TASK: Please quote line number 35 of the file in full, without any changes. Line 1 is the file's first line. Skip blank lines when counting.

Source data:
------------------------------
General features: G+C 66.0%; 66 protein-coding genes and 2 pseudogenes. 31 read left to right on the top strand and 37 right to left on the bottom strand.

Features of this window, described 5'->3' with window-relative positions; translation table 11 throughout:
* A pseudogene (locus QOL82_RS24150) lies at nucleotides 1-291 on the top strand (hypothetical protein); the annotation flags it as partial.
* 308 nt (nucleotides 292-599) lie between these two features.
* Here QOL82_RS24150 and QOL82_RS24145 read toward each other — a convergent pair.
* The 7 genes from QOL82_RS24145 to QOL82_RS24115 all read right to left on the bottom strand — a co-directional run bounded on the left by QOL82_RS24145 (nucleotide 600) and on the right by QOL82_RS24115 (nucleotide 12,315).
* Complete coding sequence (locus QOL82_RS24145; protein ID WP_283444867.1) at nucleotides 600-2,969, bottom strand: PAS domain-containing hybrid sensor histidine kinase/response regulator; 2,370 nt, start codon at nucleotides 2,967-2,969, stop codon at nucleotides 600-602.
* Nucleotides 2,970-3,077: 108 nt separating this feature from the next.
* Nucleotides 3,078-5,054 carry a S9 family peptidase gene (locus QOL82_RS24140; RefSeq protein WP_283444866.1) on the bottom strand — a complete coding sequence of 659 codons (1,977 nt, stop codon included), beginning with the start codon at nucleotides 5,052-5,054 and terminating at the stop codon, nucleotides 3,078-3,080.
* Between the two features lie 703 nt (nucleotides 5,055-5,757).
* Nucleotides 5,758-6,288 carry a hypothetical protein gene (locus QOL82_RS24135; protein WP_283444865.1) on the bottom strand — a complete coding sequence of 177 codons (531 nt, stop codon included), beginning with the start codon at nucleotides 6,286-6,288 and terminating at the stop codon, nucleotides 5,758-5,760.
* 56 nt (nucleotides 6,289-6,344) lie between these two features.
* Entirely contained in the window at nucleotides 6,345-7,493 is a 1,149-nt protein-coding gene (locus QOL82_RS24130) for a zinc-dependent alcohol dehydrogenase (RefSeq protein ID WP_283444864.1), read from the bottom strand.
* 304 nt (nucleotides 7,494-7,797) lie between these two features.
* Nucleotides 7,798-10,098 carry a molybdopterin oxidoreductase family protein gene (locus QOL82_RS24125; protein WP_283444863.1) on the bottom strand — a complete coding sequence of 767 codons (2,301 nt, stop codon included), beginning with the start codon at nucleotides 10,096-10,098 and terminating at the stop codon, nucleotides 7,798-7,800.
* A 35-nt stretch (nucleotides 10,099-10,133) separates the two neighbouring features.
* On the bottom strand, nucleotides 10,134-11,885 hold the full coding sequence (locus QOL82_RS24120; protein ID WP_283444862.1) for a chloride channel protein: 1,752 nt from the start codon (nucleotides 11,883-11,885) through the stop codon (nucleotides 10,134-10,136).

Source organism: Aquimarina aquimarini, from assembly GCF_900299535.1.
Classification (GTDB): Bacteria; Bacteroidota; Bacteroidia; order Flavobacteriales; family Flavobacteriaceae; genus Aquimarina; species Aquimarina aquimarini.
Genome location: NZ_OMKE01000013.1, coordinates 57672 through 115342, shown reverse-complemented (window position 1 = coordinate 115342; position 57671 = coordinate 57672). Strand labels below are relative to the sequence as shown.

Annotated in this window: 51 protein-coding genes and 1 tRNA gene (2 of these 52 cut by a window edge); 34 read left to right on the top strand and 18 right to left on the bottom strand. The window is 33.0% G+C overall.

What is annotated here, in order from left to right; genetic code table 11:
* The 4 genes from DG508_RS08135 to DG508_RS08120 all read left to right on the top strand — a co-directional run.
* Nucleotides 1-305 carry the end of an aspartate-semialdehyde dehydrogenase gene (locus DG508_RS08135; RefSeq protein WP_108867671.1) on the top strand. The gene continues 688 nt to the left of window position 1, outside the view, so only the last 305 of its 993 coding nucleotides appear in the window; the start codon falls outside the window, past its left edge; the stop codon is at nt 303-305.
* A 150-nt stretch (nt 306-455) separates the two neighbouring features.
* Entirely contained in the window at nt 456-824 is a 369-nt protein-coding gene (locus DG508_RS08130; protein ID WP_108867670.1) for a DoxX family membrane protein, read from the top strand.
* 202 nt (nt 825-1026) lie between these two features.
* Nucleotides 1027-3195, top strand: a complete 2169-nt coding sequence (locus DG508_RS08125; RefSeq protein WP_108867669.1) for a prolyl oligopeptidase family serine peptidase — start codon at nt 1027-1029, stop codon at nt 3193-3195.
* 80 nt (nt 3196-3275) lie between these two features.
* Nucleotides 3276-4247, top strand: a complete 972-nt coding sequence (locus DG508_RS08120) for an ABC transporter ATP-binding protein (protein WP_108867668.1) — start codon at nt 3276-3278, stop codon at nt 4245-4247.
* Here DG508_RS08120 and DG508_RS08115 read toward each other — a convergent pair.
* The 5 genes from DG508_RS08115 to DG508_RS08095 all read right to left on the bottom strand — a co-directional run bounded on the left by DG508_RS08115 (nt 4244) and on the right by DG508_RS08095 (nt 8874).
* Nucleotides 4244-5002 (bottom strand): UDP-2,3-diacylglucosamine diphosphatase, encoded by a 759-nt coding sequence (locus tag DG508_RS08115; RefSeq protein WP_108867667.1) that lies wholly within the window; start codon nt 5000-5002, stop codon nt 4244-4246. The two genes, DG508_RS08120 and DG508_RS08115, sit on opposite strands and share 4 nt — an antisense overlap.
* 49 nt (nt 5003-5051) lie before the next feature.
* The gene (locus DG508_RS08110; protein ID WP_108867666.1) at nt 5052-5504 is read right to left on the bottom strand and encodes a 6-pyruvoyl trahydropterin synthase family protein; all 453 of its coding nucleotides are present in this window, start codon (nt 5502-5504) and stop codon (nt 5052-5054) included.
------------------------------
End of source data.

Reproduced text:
* The gene (locus DG508_RS08110; protein ID WP_108867666.1) at nt 5052-5504 is read right to left on the bottom strand and encodes a 6-pyruvoyl trahydropterin synthase family protein; all 453 of its coding nucleotides are present in this window, start codon (nt 5502-5504) and stop codon (nt 5052-5054) included.